Will the Indie Bestseller Please Stand Up

A fellow writer pointed me to an interesting article by Smashwords founder, Mark Coker, examining trends in indie/self-publishing.  The author looks at survey data from Smashwords sales.  For those not familiar with Smashwords, it’s the largest (or one of the largest) ebook distributors in the world, and the survey included books totally over $12 million in sales and 120,000 titles.  Data were aggregated across retailers including Apple iBookstore, Barnes & Noble, Sony, Kobo and to a more limited extent, Amazon.

In his article, Mr. Coker uses this survey data to characterize features of books that might promote sales.  Some of what he talks about is a bit silly and likely isn’t that important considering how little variability there is in the actual data (e.g., title length), but other points, such as book length and pricing, make compelling cases.  Mr. Coker ends his article with a perceptive assessment of traditional vs. indie publishing.  If anyone is interested in indie publishing, I think the article is worth your fifteen minutes.

So what does the indie “bestseller” look like?  According to the Smashwords data, it’s a book longer than 100,000 words, with a four to five word title, priced at US$3.99.

I don’t particularly buy into the book and title length conclusions because I think a good book with the right marketing engine behind it will sell well, and not seeing the actual data Mr. Coker is using makes it difficult to tell how variable this information is.  Average values can be misleading when they aren’t presented with some measure of variability (for example, these two sets of title lengths have the same average number of words [5 words]: 4, 4, 5, 5, 6, 6 and 1, 2, 3, 7, 8, 9).  That said, I can understand how book length would affect sales, as many buyers may perceive a longer book as more value for the money.  I can recall shopping for books when I was younger and money was tight and selecting the longest book from a stack of three or four because I knew it would take me longer to read it and thus make my dollar “go farther.”  So that makes sense, all other things being equal, but if there was a new book by one of my favorite authors, length no longer came into the equation.

Where this length information may come in useful is when considering how to best market a longer work.  I’ve heard authors talk about cutting a 120,000-word book into two or three smaller books and selling them as a series because series tend to sell better than stand alone books.  According to the Smashwords data, that may not be the optimal plan.  I think this strategy has several competing factors–series selling better vs. shorter works to name two–at play that make it difficult to tell what is the best approach for a given story.  Hmmm…maybe the water isn’t much clearer yet.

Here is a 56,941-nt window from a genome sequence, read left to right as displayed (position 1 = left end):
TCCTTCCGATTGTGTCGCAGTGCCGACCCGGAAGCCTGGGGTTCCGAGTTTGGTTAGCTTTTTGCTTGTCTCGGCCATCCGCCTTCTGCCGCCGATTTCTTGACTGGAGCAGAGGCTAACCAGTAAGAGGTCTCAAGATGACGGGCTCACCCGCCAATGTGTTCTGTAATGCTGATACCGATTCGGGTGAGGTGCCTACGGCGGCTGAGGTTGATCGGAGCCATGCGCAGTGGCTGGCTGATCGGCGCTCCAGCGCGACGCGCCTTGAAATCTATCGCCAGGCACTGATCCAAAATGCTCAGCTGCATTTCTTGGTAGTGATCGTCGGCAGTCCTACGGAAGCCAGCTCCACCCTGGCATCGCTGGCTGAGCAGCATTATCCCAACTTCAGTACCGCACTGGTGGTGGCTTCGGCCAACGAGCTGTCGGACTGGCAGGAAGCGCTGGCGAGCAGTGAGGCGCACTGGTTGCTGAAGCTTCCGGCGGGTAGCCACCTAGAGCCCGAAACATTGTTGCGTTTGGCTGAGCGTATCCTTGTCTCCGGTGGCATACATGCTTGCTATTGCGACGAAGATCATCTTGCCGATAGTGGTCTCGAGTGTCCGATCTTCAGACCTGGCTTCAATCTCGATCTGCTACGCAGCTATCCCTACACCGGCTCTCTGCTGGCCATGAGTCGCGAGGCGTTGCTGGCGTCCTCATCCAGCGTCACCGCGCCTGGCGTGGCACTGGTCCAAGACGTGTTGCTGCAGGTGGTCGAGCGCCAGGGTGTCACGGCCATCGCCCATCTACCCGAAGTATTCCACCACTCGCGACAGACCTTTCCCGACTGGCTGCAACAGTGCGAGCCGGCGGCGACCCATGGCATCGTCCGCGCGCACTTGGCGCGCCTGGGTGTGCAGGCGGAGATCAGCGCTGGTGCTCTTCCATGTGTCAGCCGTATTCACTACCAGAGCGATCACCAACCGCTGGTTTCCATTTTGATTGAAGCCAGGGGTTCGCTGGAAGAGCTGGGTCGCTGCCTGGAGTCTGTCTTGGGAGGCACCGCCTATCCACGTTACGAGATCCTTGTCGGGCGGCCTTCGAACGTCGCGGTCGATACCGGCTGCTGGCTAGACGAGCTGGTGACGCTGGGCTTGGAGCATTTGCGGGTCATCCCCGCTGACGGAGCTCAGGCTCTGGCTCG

The pricing information Mr. Coker discusses is more compelling, however.  The data show that US$3.99 is the optimal price for a book because it has the highest yield for the author.  Yield is the total money earned through sales and takes into account the number of sales and the price charged.  Cheaper books may sell more (and they do), but they earn less, so a US$0.99 book must sell four times many books as a US$3.99 book to earn the same yield (actually it would be more because a US$0.99 book usually has a lower royalty than a US$3.99, so even more cheap books need to be sold).  If the sales bump gained  by the lower price isn’t enough, the author is leaving money on the table.  According to the data, the sweet spot is US$3.99, which appears low enough to appeal to consumers, but high enough to maximize yield.

I know many indie authors who use this sale-yield dynamic to their advantage by pricing the first book in a series as either free or US$0.99 to promote “sales,” and then pricing the rest of the books higher to promote yield.  It’s a clever and apparently effective way to hook a reader and then make a living off them.

Mr. Coker closes out his article with a rational analysis of his findings and a warning not to read too much into them.  Ultimately, he says that “[d]ata-driven decision-making can give you an edge, but the edge is worthless if you don’t start with the foundation of a super-fabulous book.”  It’s not exactly the way I would have said it, but words to live by.

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About D. Thomas Minton

Writer of speculative fiction
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